MATTHEWS: Okay well then John McCain is saying that his opponent, Barack Obama, has called, in fact, his running mate a pig!
FEEHRY: No I think, I think that what-
MATTHEWS: It said, "Barack Obama on Sarah Palin," right there. I'm not gonna say it again. But you can respond, you can respond.
FEEHRY: I think what, what the issue-
MATTHEWS: The audience, by the way, is watching. They know what's being said in that commercial. We'll play it again. But I think it's enough for them, they've heard it.
FEEHRY: Well let me, let me just say that, I think that the, the fact of the matter is that you have to be very careful what you say in this campaign. I think everyone agrees you have to be careful. And I'd like to, frankly I would like to get back on, on the big issues.
MATTHEWS: No, no, no. You're saying, no, because you're not gonna get back because this is all over the place. Let's take a look at the number of times McCain used the phrase, "Lipstick on a pig," fairly recently.
FEEHRY: Sure.
MATTHEWS: In October of '07 he used it in terms of Hillary Clinton's health care plan. In February 1st, a couple of times, February 1st last year, he used it in terms of the Iraq war. John Boehner, you used to work with, one of the top Republicans, in fact he's the leader of the Republican Party in the House right now.
FEEHRY: Sure.
MATTHEWS: He used the phrase in April of this year. In April of '05 Senator John Kyl of Arizona used the same phrase. Rod Grams, the former senator from Minnesota used the same phrase. Rick Santorum, the former senator from Pennsylvania used the same phrase. John Ensign, who was just on the show recently, he used the phrase last year. This is a phrase commonly used by Republican politicians but you say when Barack Obama uses it he's talking about Governor Palin. I just want to know what's your standard of proof? If you're in a courtroom right now could you convict him of calling Governor Palin a pig?
FEEHRY: I couldn't, I wouldn't even try. I wouldn't even try.
MATTHEWS: Well then why are you suggesting that's what he meant?
FEEHRY: I didn't say, I didn't say that.
MATTHEWS: Want to run this commercial again?
FEEHRY: No what I said was that you have to be careful in this campaign and people inside the room thought-
MATTHEWS: What are you guys giving us etiquette rules? Let me tell you something! Let me just show this to you. This is Torie Clark, who's the press secretary for guess who? John McCain.
FEEHRY: Right.
MATTHEWS: She wrote how you use the phrase, "lipstick on a pig," in her book of that title.
FEEHRY: Right.
MATTHEWS: She's teaching people how to use the phrase and what it means. Here's what she says. "Spin has become increasingly vulnerable as information sources have proliferated. Spin is simply no longer viable, or put another way, you can't, you can put lipstick on a pig but it's still a pig." She's saying it's a standard usage phrase for cutting through spin. Exactly the way Barack Obama, the Democratic candidate used it. Your witness Jenny.
BACKUS: Well the other thing that I wanted-
MATTHEWS: I made my point which I think is the Republicans use this phrase relentlessly, all their leaders use it. John McCain uses it. His former press secretary wrote a book entitled, "Lipstick on a pig," explaining how to use it to cut through spin. John you're allowed to say "uncle" on this show. You're allowed to come on and say, "My party, in this case, is full of bunk." You're allowed to do that. I give you time to think about that. Your thoughts Jenny.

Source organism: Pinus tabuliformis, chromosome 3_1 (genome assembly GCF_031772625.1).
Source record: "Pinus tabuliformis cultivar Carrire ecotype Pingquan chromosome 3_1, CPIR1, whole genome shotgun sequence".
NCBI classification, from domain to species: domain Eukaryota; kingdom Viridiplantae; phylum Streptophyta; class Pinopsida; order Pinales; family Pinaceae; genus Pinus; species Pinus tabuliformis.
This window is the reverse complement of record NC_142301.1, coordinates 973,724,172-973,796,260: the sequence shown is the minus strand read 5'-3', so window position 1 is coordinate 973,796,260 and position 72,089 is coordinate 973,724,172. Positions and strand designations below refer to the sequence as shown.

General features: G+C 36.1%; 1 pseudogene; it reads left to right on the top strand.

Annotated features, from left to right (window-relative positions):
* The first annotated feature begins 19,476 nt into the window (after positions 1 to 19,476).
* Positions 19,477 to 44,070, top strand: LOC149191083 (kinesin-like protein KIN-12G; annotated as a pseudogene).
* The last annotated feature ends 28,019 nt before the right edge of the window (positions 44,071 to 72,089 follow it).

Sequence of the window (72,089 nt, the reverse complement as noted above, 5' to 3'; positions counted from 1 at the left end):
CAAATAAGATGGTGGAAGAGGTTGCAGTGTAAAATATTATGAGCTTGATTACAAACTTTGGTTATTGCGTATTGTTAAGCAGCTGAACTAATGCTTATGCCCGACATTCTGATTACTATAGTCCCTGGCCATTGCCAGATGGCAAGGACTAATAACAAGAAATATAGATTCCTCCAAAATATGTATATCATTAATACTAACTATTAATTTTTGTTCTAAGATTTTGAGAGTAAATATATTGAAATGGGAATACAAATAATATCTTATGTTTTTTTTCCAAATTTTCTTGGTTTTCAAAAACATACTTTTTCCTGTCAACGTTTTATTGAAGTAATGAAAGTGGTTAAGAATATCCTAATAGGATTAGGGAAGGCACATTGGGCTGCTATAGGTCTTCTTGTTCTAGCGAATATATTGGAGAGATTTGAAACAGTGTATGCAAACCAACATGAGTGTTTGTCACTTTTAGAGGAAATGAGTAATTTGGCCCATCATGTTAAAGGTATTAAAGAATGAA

...

MATTHEWS: This is like Seinfeld, this is about nothing.

...

MATTHEWS: Coming up later on "Hardball," will women buy the McCain campaign's accusations that Barack Obama was making a sexist comment about Governor Palin? Or will they feel it insults their intelligence? By the way, perhaps everyone's intelligence. "Hardball," returns after this.

To read about Matthews seeing racism in attacks by Palin and Giuliani on Obama, check the September 10 CyberAlert: www.mrc.org

CNN Labels Palin's Environmental Stances
'Outside the Mainstream'

Two segments on Tuesday's Election Center program, which were promoted by host Campbell Brown as having "no bias, no bull," actually tried to paint Republican vice presidential pick Sarah Palin as having a "very extreme" and "outside-the-mainstream" viewpoint on environmental issues, since on the issue of global warming, she's "not one...who would attribute it to being man-made." Brown herself suggested during the second segment that the debate over the cause of global warming was already over.

[This item, by the MRC's Matthew Balan, was posted Wednesday afternoon, with video, on the MRC's blog, NewsBusters.org: newsbusters.org ]

For Palin's full statement on global warming, see NewsMax.com's August 29 interview, "Palin Speaks to Newsmax About McCain, Abortion" at: www.newsmax.com

Correspondent Randi Kaye interviewed University of Alaska professor Rick Steiner during the first segment, a report on Palin's environmental record. She asked, "In a word, if you can sum up Sarah Palin's record on the environment here, what would it be?" Steiner answered, "Abysmal." Anderson Cooper's blog on CNN.com republished the professor's September 7 editorial from the Seattle Post-Intelligencer, in which he railed against Governor Palin: "In addition to her frightening lack of qualification to be vice president (much less president) of the United States, Palin is an evangelical, anti-choice, pro-gun, right-wing conservative who wants creationism taught in schools." When a shorter version of her report aired on Wednesday's The Situation Room, Kaye added that Steiner "says he's not a Republican or a Democrat." Despite this clarification, it is clear from his editorial that Steiner is a liberal.